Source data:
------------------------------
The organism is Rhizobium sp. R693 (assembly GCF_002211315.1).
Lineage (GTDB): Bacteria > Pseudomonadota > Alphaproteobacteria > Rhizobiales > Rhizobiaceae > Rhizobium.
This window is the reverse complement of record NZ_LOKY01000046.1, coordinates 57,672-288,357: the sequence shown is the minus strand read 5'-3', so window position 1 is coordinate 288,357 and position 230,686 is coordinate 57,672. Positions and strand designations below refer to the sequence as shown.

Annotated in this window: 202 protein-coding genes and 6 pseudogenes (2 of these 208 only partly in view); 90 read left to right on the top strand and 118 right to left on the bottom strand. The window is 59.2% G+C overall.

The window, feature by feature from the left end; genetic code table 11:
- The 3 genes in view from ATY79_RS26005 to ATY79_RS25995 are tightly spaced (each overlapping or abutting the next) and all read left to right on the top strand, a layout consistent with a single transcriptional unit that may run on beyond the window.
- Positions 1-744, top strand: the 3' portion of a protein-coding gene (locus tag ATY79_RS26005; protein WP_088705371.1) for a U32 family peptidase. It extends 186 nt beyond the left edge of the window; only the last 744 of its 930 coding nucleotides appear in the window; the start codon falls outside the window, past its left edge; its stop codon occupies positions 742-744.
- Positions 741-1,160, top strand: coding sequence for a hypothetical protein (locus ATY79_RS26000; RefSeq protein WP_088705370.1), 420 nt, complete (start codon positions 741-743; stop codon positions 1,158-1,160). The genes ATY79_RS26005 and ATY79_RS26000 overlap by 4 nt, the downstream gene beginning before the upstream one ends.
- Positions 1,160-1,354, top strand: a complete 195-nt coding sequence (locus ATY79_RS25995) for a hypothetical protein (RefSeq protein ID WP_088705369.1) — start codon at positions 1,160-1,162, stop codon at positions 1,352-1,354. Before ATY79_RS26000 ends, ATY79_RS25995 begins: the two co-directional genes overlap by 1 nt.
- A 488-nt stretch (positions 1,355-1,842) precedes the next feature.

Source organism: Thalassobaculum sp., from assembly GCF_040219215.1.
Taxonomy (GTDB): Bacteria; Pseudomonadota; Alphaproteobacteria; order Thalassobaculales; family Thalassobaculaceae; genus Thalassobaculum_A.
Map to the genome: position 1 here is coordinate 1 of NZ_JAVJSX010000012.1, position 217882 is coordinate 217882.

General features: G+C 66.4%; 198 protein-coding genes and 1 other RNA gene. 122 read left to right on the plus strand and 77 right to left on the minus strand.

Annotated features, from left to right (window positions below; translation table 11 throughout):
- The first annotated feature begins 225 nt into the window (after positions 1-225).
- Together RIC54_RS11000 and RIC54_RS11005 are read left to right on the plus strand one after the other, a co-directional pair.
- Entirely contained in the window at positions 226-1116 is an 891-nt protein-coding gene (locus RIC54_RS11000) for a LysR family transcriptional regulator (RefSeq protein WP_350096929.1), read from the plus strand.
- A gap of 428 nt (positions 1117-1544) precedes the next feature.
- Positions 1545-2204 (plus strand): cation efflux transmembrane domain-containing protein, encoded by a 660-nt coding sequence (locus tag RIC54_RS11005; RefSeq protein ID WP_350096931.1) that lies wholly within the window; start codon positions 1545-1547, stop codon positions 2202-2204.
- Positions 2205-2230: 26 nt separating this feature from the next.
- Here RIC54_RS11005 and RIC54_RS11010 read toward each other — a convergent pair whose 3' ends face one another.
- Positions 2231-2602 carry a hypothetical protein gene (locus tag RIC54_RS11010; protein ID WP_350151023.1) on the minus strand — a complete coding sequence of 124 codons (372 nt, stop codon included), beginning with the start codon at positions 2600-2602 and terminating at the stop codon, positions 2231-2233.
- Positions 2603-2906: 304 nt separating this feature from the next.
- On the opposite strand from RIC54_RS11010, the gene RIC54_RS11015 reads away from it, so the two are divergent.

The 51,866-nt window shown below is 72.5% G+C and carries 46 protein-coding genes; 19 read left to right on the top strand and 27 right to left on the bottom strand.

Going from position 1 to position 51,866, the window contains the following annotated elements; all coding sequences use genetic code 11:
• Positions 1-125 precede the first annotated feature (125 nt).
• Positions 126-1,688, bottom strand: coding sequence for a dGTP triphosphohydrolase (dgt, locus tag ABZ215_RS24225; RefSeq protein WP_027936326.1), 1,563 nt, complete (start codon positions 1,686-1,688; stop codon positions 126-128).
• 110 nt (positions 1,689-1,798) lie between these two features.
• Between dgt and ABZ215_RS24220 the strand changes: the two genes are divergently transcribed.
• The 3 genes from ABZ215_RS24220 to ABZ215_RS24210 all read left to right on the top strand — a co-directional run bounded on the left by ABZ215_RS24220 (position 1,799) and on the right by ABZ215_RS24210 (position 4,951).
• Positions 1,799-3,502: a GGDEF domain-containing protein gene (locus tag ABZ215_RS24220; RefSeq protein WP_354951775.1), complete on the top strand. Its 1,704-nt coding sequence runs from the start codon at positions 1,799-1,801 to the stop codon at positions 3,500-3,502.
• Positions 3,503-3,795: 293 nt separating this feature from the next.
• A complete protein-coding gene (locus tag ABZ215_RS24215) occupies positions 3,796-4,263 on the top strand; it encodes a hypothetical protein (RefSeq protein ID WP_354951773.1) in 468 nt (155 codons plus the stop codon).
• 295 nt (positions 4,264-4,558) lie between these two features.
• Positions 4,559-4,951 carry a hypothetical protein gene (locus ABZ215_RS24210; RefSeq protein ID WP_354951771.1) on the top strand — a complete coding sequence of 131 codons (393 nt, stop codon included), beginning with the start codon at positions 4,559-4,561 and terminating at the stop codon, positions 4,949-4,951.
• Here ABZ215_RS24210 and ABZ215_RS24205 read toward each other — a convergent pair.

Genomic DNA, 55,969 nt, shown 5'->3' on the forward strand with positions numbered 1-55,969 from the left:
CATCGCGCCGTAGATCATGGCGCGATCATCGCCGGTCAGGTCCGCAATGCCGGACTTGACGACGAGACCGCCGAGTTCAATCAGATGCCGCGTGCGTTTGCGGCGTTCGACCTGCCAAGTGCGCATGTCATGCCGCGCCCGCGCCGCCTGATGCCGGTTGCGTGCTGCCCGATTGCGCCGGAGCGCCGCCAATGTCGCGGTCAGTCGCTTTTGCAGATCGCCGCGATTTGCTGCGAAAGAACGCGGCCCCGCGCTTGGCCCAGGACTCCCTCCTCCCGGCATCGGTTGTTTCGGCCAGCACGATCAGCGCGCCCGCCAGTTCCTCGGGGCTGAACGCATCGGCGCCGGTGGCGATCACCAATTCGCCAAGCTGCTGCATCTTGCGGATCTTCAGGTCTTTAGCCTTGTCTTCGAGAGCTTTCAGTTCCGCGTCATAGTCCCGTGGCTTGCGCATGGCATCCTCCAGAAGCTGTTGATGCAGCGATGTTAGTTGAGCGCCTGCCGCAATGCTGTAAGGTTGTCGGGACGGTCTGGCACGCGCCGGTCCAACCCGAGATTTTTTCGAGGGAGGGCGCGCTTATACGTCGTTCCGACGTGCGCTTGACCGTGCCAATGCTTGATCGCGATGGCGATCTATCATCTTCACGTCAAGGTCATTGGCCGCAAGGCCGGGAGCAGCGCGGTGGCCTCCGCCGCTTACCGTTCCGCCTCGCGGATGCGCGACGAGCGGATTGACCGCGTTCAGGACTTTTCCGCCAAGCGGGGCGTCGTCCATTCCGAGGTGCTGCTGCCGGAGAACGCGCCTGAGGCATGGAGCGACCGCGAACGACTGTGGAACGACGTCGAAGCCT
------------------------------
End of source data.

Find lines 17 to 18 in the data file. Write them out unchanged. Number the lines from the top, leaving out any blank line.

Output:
- Together RIC54_RS11000 and RIC54_RS11005 are read left to right on the plus strand one after the other, a co-directional pair.
- Entirely contained in the window at positions 226-1116 is an 891-nt protein-coding gene (locus RIC54_RS11000) for a LysR family transcriptional regulator (RefSeq protein WP_350096929.1), read from the plus strand.